Couple Agree Compensation for Emotional Trauma after Baby´s Death

A young couple from Dublin, whose child could not be resuscitated after she was born by emergency C-Section, have agreed a settlement of compensation for an emotional trauma after their baby´s death.  

Jane Farren and Feidhlimidh Wrafter from Rathgar in Dublin both suffered nervous shock when their new-born baby could not be resuscitated after being delivered by an emergency Caesarean Section at the Rotunda Hospital on 16 October 2008.

They made a claim for compensation for an emotional trauma after a baby´s death against both the Rotunda Hospital and consultant gynaecologist Professor Fergal Malone, alleging that during the period immediately before their daughter´s delivery, Jane´s labour had been mismanaged.

Jane had been admitted to the hospital on the previous day due to a spontaneous membrane rupture. She had been given Syntocinin to induce her labour and, at 3.45am in the morning, a vacuum delivery had been attempted.

Half an hour later, Jane and Feidhlimidh´s daughter – Molly – was delivered by an emergency Caesarean Section, but staff at the hospital could not resuscitate her, and Molly was declared dead twenty minutes later.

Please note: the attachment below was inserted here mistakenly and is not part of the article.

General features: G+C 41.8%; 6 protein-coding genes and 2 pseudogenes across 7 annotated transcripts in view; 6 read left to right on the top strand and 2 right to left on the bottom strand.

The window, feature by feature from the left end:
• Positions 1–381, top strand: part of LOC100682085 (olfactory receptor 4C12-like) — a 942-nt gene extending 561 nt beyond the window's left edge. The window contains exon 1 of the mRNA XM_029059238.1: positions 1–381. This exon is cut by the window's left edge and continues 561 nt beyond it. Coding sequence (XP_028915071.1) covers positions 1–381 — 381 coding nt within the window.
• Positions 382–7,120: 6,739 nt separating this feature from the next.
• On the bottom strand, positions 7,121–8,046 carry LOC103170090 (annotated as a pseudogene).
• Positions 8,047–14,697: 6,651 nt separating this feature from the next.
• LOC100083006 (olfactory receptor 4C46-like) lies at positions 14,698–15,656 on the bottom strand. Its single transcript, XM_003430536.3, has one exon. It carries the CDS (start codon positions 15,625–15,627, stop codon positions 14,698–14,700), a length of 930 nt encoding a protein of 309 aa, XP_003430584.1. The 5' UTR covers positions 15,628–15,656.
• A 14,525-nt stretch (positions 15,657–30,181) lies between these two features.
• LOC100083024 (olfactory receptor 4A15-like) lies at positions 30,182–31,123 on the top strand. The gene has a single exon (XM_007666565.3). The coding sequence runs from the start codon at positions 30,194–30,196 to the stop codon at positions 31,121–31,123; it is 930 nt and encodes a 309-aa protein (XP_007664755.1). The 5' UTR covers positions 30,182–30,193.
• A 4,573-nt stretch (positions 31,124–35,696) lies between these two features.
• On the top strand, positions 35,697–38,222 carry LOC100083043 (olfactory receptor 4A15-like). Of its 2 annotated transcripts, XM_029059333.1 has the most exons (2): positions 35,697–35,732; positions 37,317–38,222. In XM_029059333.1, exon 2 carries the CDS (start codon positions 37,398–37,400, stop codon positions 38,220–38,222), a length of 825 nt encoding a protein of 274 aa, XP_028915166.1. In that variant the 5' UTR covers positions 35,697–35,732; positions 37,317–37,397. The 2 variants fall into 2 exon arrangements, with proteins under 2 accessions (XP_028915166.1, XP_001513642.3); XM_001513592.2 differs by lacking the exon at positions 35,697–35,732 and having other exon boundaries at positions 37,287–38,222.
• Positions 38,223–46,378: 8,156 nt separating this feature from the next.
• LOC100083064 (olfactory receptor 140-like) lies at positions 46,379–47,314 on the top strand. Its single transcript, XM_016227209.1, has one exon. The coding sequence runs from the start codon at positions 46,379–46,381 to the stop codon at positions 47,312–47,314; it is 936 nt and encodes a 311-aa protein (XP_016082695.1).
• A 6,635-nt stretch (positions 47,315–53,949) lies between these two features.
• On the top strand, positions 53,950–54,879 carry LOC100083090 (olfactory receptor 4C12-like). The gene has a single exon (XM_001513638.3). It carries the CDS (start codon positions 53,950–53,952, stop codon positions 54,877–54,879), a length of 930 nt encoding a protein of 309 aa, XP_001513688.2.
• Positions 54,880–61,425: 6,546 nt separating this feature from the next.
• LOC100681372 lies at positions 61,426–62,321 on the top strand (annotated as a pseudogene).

In their compensation claim for an emotional trauma after a baby´s death, Jane and Feidhlimidh alleged that Professor Malone and nursing staff at the hospital had failed to identify abnormalities in the foetal heart rate at an early enough stage, and when the abnormalities were noticed, failed to act upon them in a timely manner.

It was also alleged that the couple had been misinformed during Jane´s labour and the delivery of their daughter, and that they were led to believe after Molly´s death that the cause of death could not be explained and there was nothing that could have been done to prevent it.

The Rotunda Hospital and Professor Malone denied their liability for Molly´s death; however the High Court was told that a settlement of compensation for an emotional trauma after a baby´s death had been negotiated amounting to €150,000 without admission of liability and that the case could be struck out.